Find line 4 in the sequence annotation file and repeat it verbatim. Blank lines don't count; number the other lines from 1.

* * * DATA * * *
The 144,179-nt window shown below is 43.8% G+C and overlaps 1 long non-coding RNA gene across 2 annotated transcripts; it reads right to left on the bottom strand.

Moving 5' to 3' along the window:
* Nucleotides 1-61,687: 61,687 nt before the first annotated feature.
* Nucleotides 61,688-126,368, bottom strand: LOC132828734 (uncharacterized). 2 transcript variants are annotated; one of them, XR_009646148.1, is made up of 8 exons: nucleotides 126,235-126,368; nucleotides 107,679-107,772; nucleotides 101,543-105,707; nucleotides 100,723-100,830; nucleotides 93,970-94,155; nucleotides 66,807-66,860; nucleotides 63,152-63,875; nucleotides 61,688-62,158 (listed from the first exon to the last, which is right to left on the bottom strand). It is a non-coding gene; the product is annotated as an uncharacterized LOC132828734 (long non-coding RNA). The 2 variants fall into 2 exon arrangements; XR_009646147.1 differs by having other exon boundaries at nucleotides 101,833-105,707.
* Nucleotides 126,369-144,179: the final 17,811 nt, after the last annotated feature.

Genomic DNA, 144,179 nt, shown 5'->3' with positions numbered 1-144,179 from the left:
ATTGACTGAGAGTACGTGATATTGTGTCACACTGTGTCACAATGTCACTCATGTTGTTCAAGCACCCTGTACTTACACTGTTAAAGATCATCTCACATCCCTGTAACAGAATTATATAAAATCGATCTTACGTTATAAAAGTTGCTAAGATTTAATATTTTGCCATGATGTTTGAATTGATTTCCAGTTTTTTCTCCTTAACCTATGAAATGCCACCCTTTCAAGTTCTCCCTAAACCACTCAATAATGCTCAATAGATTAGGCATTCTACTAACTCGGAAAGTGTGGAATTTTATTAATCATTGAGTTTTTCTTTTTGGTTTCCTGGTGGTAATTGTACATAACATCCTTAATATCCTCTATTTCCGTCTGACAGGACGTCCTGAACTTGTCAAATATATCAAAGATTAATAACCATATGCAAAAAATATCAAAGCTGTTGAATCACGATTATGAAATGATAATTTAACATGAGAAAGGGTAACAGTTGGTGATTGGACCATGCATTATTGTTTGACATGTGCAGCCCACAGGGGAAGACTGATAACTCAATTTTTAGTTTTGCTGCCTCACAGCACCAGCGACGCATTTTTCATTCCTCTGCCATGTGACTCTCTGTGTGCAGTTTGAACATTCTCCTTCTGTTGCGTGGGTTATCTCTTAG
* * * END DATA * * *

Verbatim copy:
* Nucleotides 61,688-126,368, bottom strand: LOC132828734 (uncharacterized). 2 transcript variants are annotated; one of them, XR_009646148.1, is made up of 8 exons: nucleotides 126,235-126,368; nucleotides 107,679-107,772; nucleotides 101,543-105,707; nucleotides 100,723-100,830; nucleotides 93,970-94,155; nucleotides 66,807-66,860; nucleotides 63,152-63,875; nucleotides 61,688-62,158 (listed from the first exon to the last, which is right to left on the bottom strand). It is a non-coding gene; the product is annotated as an uncharacterized LOC132828734 (long non-coding RNA). The 2 variants fall into 2 exon arrangements; XR_009646147.1 differs by having other exon boundaries at nucleotides 101,833-105,707.